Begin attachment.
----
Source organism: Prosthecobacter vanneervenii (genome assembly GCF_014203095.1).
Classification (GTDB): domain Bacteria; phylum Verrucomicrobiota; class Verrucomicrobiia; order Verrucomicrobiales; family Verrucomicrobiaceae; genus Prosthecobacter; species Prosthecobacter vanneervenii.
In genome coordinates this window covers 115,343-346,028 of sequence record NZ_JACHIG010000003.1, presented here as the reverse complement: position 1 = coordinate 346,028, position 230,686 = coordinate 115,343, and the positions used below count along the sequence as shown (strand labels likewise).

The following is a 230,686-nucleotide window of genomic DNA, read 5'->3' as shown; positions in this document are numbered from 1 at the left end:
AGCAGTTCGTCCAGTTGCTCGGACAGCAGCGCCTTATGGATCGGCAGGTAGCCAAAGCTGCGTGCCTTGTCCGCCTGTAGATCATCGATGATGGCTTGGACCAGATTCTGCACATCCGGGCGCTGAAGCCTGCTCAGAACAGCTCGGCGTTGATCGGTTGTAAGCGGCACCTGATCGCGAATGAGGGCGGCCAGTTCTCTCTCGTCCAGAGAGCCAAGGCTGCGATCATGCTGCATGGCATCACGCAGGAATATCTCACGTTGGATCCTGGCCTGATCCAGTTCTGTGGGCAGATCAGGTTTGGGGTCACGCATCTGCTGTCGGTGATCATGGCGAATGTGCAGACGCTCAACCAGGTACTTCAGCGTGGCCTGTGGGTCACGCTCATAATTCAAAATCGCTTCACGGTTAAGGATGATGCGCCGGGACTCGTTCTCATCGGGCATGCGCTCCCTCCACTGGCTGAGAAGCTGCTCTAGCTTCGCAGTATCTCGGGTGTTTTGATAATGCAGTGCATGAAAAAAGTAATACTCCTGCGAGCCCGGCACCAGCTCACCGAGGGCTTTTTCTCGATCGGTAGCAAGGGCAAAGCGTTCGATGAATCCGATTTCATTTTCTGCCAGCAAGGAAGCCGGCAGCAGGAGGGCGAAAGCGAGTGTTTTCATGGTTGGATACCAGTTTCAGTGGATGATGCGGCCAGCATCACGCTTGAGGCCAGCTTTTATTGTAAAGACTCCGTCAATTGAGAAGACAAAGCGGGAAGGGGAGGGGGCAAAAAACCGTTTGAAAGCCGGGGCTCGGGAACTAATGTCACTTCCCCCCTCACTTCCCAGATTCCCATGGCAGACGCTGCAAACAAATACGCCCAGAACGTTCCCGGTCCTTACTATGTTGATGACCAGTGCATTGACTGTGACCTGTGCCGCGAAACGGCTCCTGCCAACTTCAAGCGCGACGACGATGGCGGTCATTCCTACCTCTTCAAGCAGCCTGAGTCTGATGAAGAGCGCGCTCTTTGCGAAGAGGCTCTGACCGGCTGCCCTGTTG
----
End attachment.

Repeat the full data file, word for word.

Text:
Source organism: Prosthecobacter vanneervenii (genome assembly GCF_014203095.1).
Classification (GTDB): domain Bacteria; phylum Verrucomicrobiota; class Verrucomicrobiia; order Verrucomicrobiales; family Verrucomicrobiaceae; genus Prosthecobacter; species Prosthecobacter vanneervenii.
In genome coordinates this window covers 115,343-346,028 of sequence record NZ_JACHIG010000003.1, presented here as the reverse complement: position 1 = coordinate 346,028, position 230,686 = coordinate 115,343, and the positions used below count along the sequence as shown (strand labels likewise).

The following is a 230,686-nucleotide window of genomic DNA, read 5'->3' as shown; positions in this document are numbered from 1 at the left end:
AGCAGTTCGTCCAGTTGCTCGGACAGCAGCGCCTTATGGATCGGCAGGTAGCCAAAGCTGCGTGCCTTGTCCGCCTGTAGATCATCGATGATGGCTTGGACCAGATTCTGCACATCCGGGCGCTGAAGCCTGCTCAGAACAGCTCGGCGTTGATCGGTTGTAAGCGGCACCTGATCGCGAATGAGGGCGGCCAGTTCTCTCTCGTCCAGAGAGCCAAGGCTGCGATCATGCTGCATGGCATCACGCAGGAATATCTCACGTTGGATCCTGGCCTGATCCAGTTCTGTGGGCAGATCAGGTTTGGGGTCACGCATCTGCTGTCGGTGATCATGGCGAATGTGCAGACGCTCAACCAGGTACTTCAGCGTGGCCTGTGGGTCACGCTCATAATTCAAAATCGCTTCACGGTTAAGGATGATGCGCCGGGACTCGTTCTCATCGGGCATGCGCTCCCTCCACTGGCTGAGAAGCTGCTCTAGCTTCGCAGTATCTCGGGTGTTTTGATAATGCAGTGCATGAAAAAAGTAATACTCCTGCGAGCCCGGCACCAGCTCACCGAGGGCTTTTTCTCGATCGGTAGCAAGGGCAAAGCGTTCGATGAATCCGATTTCATTTTCTGCCAGCAAGGAAGCCGGCAGCAGGAGGGCGAAAGCGAGTGTTTTCATGGTTGGATACCAGTTTCAGTGGATGATGCGGCCAGCATCACGCTTGAGGCCAGCTTTTATTGTAAAGACTCCGTCAATTGAGAAGACAAAGCGGGAAGGGGAGGGGGCAAAAAACCGTTTGAAAGCCGGGGCTCGGGAACTAATGTCACTTCCCCCCTCACTTCCCAGATTCCCATGGCAGACGCTGCAAACAAATACGCCCAGAACGTTCCCGGTCCTTACTATGTTGATGACCAGTGCATTGACTGTGACCTGTGCCGCGAAACGGCTCCTGCCAACTTCAAGCGCGACGACGATGGCGGTCATTCCTACCTCTTCAAGCAGCCTGAGTCTGATGAAGAGCGCGCTCTTTGCGAAGAGGCTCTGACCGGCTGCCCTGTTG